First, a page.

Now you're entering your third trimester, your baby is putting on weight rapidly by storing fat under their skin, and their lungs are developed enough that they could breathe air if they were to be born early. Gestational diabetes may be diagnosed in some women in the third trimester. Find out what lifestyle changes might help if this happens.
Your baby's development at 28 weeks
Laying down fat in week 28
By the time you’re 28 weeks pregnant, your baby is fully formed and weighs just over 2lbs1. With the majority of their body systems working well, much of their development now centres around growth. Part of this involves laying down the fat stores1 that will keep them warm after birth.
Your baby is so well developed at this stage that if they were born now, their lungs would be capable of breathing air, albeit with the help of a ventilator2.
Have you heard your baby’s heartbeat recently? As your antenatal appointments become more frequent, your midwife will be checking it more often and you may be able to listen in, either through an ultrasound or a stethoscope. Their heart rate has slowed to around 140 beats per minute at this stage, and your partner may even be able to hear it by putting an ear to your abdomen1.
As your baby grows, they have less space in your womb to move around, so you’ll probably feel even the smallest stretch or kick.
Your baby, this week
Discover the science behind your baby's developments, week-by-week
The gift of future health
Keeping a balanced diet while you’re pregnant is vital to ensure your baby gets all the nutrients they need to develop healthily. It’s important for your own health too. Some women develop gestational diabetes while they’re pregnant, usually in their third trimester3. There are a number of reasons why some women may be more likely to develop this condition than others, including being overweight and having a body mass index of over 30 before pregnancy4.
Having gestational diabetes means your body can’t produce enough of a hormone called insulin which controls glucose levels in your blood. As a result, your blood sugar levels may become too high3.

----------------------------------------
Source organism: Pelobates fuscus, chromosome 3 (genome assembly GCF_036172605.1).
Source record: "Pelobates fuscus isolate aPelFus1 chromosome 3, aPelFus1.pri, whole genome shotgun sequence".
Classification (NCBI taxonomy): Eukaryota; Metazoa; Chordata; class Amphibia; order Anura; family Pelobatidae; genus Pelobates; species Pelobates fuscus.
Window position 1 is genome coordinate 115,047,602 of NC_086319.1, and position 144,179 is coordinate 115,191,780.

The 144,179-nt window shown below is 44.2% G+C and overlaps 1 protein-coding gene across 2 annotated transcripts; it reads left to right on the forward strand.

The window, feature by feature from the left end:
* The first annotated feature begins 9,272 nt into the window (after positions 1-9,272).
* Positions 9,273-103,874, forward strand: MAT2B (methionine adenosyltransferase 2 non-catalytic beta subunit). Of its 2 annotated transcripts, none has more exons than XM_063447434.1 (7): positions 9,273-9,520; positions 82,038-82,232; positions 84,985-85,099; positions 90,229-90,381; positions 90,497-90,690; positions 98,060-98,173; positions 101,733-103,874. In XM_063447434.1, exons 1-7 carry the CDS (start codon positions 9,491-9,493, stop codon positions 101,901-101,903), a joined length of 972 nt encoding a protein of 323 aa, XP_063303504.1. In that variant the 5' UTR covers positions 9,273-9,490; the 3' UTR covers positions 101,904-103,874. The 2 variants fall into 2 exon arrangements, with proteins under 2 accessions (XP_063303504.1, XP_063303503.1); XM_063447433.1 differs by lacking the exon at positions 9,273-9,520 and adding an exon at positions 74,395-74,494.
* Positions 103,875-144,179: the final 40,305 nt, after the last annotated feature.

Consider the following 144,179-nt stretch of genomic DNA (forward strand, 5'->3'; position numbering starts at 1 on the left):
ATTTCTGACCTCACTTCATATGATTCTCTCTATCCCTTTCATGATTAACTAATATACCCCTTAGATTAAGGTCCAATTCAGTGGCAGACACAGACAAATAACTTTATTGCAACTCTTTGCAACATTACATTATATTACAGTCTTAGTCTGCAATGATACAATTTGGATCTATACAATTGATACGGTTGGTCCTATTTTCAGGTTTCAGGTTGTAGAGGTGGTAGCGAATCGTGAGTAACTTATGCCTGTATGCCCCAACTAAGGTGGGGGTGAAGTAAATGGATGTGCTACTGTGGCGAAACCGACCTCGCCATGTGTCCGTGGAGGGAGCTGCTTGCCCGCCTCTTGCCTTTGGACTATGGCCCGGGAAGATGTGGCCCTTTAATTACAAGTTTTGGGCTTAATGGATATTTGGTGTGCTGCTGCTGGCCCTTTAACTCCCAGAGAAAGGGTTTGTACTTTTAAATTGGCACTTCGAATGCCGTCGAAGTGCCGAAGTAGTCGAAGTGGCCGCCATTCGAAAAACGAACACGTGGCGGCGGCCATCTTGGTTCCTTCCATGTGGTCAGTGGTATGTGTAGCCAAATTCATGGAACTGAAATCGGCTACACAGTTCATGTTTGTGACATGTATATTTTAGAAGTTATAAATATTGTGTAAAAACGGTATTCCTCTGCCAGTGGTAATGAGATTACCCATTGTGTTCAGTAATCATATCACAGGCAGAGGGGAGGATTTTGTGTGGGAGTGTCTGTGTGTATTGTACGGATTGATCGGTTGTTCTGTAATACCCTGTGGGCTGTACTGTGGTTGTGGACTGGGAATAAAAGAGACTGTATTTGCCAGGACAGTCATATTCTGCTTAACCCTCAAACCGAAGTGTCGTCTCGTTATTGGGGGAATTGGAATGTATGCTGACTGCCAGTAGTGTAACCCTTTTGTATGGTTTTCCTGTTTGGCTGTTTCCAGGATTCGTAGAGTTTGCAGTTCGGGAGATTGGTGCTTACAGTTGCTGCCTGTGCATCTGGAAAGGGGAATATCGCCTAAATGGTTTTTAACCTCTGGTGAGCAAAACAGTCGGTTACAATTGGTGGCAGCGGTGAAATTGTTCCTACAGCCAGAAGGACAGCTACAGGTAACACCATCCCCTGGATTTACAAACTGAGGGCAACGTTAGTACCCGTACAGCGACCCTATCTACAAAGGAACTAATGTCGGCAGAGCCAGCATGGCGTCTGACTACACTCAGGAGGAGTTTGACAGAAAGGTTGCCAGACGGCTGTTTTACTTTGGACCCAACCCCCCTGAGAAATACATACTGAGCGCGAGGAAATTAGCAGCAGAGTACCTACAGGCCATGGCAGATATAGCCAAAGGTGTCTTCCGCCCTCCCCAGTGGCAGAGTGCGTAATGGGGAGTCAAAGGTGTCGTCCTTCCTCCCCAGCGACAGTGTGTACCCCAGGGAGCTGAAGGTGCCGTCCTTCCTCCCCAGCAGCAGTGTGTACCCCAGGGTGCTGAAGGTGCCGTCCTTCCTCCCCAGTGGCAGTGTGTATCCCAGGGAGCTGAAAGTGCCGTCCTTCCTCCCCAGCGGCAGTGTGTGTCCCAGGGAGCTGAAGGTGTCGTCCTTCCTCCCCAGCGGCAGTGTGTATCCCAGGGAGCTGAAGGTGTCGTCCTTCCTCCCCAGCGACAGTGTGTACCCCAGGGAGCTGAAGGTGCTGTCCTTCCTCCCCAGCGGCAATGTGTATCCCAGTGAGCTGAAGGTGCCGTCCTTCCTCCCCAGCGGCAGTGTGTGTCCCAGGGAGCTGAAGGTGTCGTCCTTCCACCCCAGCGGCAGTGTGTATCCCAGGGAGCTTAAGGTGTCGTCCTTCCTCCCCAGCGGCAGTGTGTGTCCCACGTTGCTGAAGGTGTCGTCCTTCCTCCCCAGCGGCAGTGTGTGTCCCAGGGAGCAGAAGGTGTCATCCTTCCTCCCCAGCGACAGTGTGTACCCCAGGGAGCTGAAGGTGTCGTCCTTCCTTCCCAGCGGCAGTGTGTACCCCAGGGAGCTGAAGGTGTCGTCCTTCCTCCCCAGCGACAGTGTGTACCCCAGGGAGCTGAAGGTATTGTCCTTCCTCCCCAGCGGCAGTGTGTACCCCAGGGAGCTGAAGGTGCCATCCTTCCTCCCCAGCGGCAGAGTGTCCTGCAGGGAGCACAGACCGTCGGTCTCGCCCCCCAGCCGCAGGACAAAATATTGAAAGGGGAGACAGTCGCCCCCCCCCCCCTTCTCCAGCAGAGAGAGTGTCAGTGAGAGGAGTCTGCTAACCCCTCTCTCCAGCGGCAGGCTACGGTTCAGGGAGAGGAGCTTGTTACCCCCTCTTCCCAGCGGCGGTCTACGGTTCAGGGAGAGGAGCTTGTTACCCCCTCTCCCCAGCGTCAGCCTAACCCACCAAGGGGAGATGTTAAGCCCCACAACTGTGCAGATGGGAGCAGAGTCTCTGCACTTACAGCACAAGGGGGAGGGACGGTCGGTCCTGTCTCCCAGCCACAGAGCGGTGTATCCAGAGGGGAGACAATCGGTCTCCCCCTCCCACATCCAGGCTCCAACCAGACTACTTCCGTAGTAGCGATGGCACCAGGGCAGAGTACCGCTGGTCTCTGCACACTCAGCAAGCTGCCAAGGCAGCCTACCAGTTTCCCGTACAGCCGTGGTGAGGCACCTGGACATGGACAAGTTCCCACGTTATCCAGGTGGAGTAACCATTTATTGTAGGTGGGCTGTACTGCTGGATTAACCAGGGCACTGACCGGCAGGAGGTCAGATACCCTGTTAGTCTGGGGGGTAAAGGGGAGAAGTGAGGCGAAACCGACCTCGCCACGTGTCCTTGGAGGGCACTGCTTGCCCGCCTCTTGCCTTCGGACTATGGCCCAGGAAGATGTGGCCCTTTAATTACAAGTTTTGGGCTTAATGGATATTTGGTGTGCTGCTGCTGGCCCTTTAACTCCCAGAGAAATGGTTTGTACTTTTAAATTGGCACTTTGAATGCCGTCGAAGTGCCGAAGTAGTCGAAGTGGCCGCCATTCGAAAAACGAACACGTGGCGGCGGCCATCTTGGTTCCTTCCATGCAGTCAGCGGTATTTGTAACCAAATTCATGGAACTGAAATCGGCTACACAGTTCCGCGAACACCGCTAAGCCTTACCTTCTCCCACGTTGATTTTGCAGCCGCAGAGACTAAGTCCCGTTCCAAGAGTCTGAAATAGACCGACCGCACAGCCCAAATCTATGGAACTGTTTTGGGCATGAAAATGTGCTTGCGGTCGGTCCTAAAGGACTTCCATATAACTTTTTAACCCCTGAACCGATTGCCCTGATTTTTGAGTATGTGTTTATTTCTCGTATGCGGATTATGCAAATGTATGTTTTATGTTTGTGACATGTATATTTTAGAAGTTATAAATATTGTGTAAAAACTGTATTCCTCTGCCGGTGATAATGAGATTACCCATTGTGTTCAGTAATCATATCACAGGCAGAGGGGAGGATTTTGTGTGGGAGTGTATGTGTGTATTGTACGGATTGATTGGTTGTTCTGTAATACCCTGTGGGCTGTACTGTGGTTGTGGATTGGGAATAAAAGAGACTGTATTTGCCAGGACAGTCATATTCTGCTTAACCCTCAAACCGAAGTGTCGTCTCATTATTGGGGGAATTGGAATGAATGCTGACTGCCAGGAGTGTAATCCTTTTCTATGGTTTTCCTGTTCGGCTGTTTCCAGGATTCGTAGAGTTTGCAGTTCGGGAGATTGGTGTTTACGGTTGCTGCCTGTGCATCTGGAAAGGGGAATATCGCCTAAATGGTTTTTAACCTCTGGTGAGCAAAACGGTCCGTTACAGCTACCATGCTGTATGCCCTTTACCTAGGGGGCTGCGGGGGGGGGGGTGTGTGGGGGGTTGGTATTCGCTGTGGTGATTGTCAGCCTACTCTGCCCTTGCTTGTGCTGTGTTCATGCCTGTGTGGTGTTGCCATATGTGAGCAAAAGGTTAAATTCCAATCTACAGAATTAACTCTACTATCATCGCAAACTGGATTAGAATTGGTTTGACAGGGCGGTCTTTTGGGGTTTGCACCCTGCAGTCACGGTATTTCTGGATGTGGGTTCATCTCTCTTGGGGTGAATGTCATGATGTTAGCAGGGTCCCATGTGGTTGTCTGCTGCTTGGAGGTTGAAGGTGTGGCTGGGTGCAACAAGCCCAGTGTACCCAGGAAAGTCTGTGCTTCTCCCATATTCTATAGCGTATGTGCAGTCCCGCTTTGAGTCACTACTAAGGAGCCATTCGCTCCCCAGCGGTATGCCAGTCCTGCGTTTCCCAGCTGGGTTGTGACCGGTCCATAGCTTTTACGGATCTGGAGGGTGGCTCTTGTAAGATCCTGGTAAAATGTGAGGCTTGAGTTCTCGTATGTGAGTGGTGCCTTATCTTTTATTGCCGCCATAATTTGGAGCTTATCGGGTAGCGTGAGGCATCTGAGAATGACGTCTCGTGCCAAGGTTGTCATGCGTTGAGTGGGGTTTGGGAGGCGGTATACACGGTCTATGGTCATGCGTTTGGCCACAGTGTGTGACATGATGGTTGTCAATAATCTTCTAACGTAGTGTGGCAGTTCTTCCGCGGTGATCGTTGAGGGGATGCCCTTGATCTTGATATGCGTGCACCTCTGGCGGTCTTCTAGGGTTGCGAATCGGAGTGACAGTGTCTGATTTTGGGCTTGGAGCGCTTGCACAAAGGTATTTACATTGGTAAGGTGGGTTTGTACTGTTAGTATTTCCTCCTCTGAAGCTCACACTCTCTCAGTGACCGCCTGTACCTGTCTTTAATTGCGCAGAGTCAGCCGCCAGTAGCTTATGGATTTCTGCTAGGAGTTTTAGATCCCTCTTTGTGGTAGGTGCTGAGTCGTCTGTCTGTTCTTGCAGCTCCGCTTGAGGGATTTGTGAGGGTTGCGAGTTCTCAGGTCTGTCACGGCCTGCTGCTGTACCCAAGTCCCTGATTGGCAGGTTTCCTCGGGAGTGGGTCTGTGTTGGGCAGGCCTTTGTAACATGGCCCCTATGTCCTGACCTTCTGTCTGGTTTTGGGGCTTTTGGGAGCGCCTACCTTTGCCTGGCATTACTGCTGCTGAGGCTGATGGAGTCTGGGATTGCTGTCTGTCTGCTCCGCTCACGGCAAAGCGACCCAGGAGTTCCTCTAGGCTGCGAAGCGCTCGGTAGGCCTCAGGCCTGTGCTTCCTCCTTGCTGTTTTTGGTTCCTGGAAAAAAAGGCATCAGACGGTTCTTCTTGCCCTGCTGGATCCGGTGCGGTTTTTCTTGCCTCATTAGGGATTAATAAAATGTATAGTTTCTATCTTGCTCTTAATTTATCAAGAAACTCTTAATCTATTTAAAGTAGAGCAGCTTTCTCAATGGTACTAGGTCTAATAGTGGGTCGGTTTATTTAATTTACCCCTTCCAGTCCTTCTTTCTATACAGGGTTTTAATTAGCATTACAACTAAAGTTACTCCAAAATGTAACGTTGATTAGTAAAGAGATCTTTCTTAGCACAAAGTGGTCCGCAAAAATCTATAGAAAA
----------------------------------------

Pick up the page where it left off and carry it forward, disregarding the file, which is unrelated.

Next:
Your requirement for insulin increases during pregnancy because of the extra demands of your growing baby. Throughout your pregnancy you will have regular urine tests to check to see if there is any glucose in your urine which is a sign that your blood glucose level is high. If your glucose levels are too high, it’s more than likely that your gestational diabetes can be treated through a healthy diet and exercise, although some women are given medication. Leaving gestational diabetes untreated can lead to a risk of complications at the birth.
If you’ve been diagnosed with gestational diabetes, you will be advised how best to manage it. Changes to your lifestyle could include4:
- Eating regularly – don’t skip meals
- Choosing low-GI foods when possible (foods that are broken down more slowly by the body, helping to keep blood sugar levels more stable)
- Eating more fruit and vegetables
- Limiting your sugar intake
- Consuming more unsaturated fats
- Monitoring calorie intake
1. NHS UK. You and your baby at 25-28 weeks pregnant [Online]. 2015. Available at: http://www.nhs.uk/Conditions/pregnancy-and-baby/pages/pregnancy-weeks-25-26-27-28.aspx [Accessed August 2016]
2. Deans A. Your New Pregnancy Bible, The experts’ guide to pregnancy and early parenthood. 4th ed. London: Carroll & Brown Publishers Limited, 2013. p.44.
3. NHS UK. Gestational diabetes - Introduction [Online]. 2014. Available at: www.nhs.uk/Conditions/gestational-diabetes/Pages/Introduction.aspx [Accessed August 2016]
4. Royal College of Obstetricians & Gynaecologists. Information for you: Gestational diabetes [Online]. Available at: www.rcog.org.uk/globalassets/documents/patients/patient-information-leaflets/pregnancy/pi-gestational-diabetes.pdf[Accessed August 2016].
5. NHS UK. Gestational diabetes – Treatment [Online]. 2014. Available at: www.nhs.uk/Conditions/gestational-diabetes/Pages/Treatment.aspx [Accessed August 2016]
Questions about feeding and nutrition?
Our midwives, nutritionists and feeding advisors are always on hand to talk about feeding your baby. So if you have a question, just get in touch.